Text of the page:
Fighting the Crowd

The Hope and Discontent meters are primarily an indicator of how well you're doing as a leader. The goal is to keep hope up and discontent down, but it's rarely as simple as that. To ensure the continued survival of the colony, you can enact laws at a rate of roughly once a day. Some of these laws will raise hope and lower discontent, like allowing the dead to be buried in cemeteries instead of thrown into a heap in the snow. Others will give you resources or boosts you need to push ahead at the cost of an angrier populace. If you're short on labor, you can enact a law that allows for children to work at "safe" jobs.

If you find yourself perilously low on a resource, or in desperate need of a technology researched you can impose emergency 24-hour shifts. However, no matter how good you might think you're doing in the long run, your citizens only care about the here and now. While forcing overtime to stockpile some resources might seem like a good strategic idea, the second the hope gauge emptys you're given an ultimatum by the colony to shape up or ship out. By the time that happens though it's tough to improve their moods enough to keep you around.

Frozen Melancholy

Frostpunk also differs from many city sims in that it has a story. In addition to managing your colony, you'll need to send out scouting teams to survey the surrounding areas. Your group isn't the only one in the area, and it's essential that you locate the other teams that were sent out. The story maintains the same melancholy feel that This War of Mine had, and most of the discoveries you make out on the tundra are grim at best. However, you'll get the opportunity while exploring to rescue refugees to add to your city's populace. This doesn't all happen in a vacuum though. Your citizens are affected by the news that the scouting teams report.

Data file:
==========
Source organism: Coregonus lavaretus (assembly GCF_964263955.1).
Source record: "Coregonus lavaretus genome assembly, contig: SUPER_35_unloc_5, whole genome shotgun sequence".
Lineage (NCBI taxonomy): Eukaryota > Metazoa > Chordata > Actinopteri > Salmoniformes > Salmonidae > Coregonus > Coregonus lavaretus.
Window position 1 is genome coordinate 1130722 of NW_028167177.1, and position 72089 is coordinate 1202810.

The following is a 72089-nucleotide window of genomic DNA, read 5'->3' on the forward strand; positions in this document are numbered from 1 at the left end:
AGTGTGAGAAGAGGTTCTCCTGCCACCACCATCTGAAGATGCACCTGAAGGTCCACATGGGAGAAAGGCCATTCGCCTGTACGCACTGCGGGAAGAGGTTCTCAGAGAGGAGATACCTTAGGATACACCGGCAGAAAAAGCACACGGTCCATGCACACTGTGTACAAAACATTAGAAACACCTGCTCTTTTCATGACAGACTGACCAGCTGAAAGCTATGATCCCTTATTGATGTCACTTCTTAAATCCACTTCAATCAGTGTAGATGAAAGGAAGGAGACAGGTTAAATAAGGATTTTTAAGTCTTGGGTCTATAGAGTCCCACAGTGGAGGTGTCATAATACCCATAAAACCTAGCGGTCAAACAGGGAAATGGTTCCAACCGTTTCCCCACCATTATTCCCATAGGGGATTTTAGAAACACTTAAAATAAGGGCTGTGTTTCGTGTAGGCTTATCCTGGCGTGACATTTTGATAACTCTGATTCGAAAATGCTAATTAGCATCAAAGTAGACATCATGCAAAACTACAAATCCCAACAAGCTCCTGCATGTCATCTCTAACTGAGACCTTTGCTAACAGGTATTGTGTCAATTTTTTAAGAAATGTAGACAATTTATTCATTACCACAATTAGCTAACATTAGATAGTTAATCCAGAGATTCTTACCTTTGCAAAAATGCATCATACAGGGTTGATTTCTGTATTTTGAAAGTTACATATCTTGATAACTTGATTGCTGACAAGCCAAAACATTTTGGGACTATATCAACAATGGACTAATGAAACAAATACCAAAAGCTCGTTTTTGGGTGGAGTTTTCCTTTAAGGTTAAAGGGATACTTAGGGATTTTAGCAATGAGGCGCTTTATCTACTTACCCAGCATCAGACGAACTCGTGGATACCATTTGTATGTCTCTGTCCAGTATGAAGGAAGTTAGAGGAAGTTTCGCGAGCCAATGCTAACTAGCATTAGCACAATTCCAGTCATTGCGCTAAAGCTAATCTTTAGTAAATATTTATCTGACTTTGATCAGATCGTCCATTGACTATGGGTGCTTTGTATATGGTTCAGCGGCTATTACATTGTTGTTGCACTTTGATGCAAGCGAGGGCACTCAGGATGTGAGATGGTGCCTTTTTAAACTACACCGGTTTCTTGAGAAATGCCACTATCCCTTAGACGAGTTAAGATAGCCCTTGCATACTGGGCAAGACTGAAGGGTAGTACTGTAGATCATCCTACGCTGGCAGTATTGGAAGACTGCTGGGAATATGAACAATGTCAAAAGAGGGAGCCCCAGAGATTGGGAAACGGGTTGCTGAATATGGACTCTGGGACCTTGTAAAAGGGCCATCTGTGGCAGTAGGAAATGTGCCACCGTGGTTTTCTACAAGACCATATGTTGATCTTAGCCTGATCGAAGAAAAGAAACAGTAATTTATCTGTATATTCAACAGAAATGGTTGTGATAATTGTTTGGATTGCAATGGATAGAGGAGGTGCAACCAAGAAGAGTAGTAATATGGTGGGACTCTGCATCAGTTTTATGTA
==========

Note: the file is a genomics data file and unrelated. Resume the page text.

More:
Find a settlement that you thought should be teeming with life full of frozen bodies and your people are going to lose hope. In addition to the main story, A New Home, there are two other scenarios (and more coming) that tell smaller stories and present unique challenges. The Refugees has you preparing a city that can become a home to hundreds of displaced citizens and dealing with the unrest that occurs as a result. The Arks tasks you will keeping seed storage vaults warm enough to prevent their contents from freezing with a small number of humans to do so.

A Refreshing Take on a Staple PC Genre

Frostpunk is a unique take on city-building and crisis management that manages to make you care about the simulated humans that make up your workforce and citizenry in a way that other games in the genre don't. Each person is an integral cog in the machine that keeps your city warm and alive and managing their needs along with the resources that you require made for a frantic and rewarding experience. The game does lose a bit of its luster after you beat the main scenario, but the two additional stories do put what you learned to the test. I'm eager to see what new situations 11 Bit Studios adds to the Frostpunk in the future, as the concept has a ton of untapped potential.


This review is based on a PC digital code provided by the publisher. Frostpunk is available now on Steam.

Senior Editor

Fueled by horror, rainbow-sugar-pixel-rushes, and video games, Brittany is a Senior Editor at Shacknews who thrives on surrealism and ultraviolence. Follow her on Twitter @MolotovCupcake and check out her portfolio for more. Like a fabulous shooter once said, get psyched!

Review for
Frostpunk
8
Pros
  • Excellent city-builder with a unique twist
  • Unique artstyle and presentation
  • Possibly the most gripping story we've ever seen in a city-builder.
Cons
  • Gets repetitive after clearing the main scenario.
  • No custom or randomized maps to extend replayability.